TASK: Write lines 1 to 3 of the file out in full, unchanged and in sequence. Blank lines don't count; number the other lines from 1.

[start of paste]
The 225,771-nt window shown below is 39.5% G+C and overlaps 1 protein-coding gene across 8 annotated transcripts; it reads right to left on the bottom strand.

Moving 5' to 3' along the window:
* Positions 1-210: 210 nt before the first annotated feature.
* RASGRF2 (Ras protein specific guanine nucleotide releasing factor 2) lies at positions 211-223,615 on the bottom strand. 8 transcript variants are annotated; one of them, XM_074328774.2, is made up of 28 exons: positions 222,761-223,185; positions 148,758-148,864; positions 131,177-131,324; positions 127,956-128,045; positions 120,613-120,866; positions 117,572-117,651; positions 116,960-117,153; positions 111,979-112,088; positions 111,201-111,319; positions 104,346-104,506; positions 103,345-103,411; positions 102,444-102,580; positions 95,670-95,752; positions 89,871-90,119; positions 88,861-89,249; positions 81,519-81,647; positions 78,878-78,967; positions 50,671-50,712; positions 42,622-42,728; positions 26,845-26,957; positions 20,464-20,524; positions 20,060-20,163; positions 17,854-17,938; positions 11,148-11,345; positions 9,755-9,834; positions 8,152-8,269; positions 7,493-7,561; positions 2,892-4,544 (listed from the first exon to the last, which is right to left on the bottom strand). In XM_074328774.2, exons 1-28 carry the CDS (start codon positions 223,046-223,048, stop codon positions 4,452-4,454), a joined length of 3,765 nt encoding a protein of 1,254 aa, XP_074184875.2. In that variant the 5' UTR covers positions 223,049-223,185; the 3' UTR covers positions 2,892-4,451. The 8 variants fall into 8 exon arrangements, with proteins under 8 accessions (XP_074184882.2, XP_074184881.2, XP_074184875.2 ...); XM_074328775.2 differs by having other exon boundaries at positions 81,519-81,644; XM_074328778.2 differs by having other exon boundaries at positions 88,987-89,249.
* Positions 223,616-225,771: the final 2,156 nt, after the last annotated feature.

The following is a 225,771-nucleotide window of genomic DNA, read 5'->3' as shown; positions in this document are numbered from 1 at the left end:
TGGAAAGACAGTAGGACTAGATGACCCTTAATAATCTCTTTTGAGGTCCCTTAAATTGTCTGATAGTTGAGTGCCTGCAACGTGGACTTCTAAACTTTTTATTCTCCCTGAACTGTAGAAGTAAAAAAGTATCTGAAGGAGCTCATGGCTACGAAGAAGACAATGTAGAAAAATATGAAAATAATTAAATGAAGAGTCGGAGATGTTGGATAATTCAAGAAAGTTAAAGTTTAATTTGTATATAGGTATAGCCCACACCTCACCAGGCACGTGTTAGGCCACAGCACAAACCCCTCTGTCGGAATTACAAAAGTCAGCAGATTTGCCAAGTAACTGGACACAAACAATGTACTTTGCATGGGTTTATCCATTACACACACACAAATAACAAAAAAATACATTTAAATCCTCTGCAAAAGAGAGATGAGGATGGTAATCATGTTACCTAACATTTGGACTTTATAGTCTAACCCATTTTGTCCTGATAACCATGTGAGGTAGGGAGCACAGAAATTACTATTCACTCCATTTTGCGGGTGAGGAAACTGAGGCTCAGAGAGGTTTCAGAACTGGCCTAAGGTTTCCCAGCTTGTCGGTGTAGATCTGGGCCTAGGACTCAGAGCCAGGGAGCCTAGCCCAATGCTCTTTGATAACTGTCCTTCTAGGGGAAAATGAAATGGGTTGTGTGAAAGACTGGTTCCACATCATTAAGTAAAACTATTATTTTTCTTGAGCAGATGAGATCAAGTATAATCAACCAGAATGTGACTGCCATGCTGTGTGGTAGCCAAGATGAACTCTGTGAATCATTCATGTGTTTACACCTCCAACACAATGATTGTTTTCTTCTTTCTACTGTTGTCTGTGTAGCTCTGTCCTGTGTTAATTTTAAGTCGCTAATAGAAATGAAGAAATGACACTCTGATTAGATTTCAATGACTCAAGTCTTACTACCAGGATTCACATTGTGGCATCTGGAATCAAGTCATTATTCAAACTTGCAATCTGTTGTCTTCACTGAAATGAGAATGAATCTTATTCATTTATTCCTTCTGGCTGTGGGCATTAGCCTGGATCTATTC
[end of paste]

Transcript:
The 225,771-nt window shown below is 39.5% G+C and overlaps 1 protein-coding gene across 8 annotated transcripts; it reads right to left on the bottom strand.

Moving 5' to 3' along the window:
* Positions 1-210: 210 nt before the first annotated feature.